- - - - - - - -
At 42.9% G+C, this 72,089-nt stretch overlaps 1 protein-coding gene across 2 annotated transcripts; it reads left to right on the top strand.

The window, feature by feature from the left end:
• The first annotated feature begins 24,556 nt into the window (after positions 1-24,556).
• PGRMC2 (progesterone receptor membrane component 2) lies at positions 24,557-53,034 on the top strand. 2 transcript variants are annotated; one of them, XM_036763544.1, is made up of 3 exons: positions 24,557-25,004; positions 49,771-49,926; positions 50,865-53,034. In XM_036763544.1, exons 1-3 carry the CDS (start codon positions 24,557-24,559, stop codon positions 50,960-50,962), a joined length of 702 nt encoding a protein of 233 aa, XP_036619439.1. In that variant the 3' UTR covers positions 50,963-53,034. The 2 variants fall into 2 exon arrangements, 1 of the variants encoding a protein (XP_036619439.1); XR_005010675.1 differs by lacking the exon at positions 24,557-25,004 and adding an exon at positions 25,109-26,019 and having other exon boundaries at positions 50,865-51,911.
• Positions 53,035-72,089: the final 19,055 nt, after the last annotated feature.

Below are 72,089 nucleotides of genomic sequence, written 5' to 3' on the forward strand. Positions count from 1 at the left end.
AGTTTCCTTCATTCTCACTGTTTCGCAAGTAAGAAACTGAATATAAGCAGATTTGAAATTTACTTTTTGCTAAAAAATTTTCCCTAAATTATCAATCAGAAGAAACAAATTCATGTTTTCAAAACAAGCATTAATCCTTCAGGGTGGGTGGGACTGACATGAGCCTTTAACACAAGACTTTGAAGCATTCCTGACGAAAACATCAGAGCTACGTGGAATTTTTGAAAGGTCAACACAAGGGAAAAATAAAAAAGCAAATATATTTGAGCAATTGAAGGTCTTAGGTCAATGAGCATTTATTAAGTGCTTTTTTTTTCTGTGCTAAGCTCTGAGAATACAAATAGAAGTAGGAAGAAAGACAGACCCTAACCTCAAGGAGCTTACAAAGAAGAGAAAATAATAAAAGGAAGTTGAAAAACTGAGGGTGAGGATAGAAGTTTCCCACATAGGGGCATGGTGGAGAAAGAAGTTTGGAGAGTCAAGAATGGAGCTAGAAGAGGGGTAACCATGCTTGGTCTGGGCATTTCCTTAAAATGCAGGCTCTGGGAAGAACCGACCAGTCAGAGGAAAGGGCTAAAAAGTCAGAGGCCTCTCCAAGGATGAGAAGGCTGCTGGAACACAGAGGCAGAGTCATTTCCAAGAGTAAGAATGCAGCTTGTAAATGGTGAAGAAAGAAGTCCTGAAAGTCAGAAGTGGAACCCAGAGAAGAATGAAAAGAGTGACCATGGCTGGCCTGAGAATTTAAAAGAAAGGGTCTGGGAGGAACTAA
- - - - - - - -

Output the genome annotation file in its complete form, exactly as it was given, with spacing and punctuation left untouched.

At 42.9% G+C, this 72,089-nt stretch overlaps 1 protein-coding gene across 2 annotated transcripts; it reads left to right on the top strand.

The window, feature by feature from the left end:
• The first annotated feature begins 24,556 nt into the window (after positions 1-24,556).
• PGRMC2 (progesterone receptor membrane component 2) lies at positions 24,557-53,034 on the top strand. 2 transcript variants are annotated; one of them, XM_036763544.1, is made up of 3 exons: positions 24,557-25,004; positions 49,771-49,926; positions 50,865-53,034. In XM_036763544.1, exons 1-3 carry the CDS (start codon positions 24,557-24,559, stop codon positions 50,960-50,962), a joined length of 702 nt encoding a protein of 233 aa, XP_036619439.1. In that variant the 3' UTR covers positions 50,963-53,034. The 2 variants fall into 2 exon arrangements, 1 of the variants encoding a protein (XP_036619439.1); XR_005010675.1 differs by lacking the exon at positions 24,557-25,004 and adding an exon at positions 25,109-26,019 and having other exon boundaries at positions 50,865-51,911.
• Positions 53,035-72,089: the final 19,055 nt, after the last annotated feature.

Below are 72,089 nucleotides of genomic sequence, written 5' to 3' on the forward strand. Positions count from 1 at the left end.
AGTTTCCTTCATTCTCACTGTTTCGCAAGTAAGAAACTGAATATAAGCAGATTTGAAATTTACTTTTTGCTAAAAAATTTTCCCTAAATTATCAATCAGAAGAAACAAATTCATGTTTTCAAAACAAGCATTAATCCTTCAGGGTGGGTGGGACTGACATGAGCCTTTAACACAAGACTTTGAAGCATTCCTGACGAAAACATCAGAGCTACGTGGAATTTTTGAAAGGTCAACACAAGGGAAAAATAAAAAAGCAAATATATTTGAGCAATTGAAGGTCTTAGGTCAATGAGCATTTATTAAGTGCTTTTTTTTTCTGTGCTAAGCTCTGAGAATACAAATAGAAGTAGGAAGAAAGACAGACCCTAACCTCAAGGAGCTTACAAAGAAGAGAAAATAATAAAAGGAAGTTGAAAAACTGAGGGTGAGGATAGAAGTTTCCCACATAGGGGCATGGTGGAGAAAGAAGTTTGGAGAGTCAAGAATGGAGCTAGAAGAGGGGTAACCATGCTTGGTCTGGGCATTTCCTTAAAATGCAGGCTCTGGGAAGAACCGACCAGTCAGAGGAAAGGGCTAAAAAGTCAGAGGCCTCTCCAAGGATGAGAAGGCTGCTGGAACACAGAGGCAGAGTCATTTCCAAGAGTAAGAATGCAGCTTGTAAATGGTGAAGAAAGAAGTCCTGAAAGTCAGAAGTGGAACCCAGAGAAGAATGAAAAGAGTGACCATGGCTGGCCTGAGAATTTAAAAGAAAGGGTCTGGGAGGAACTAA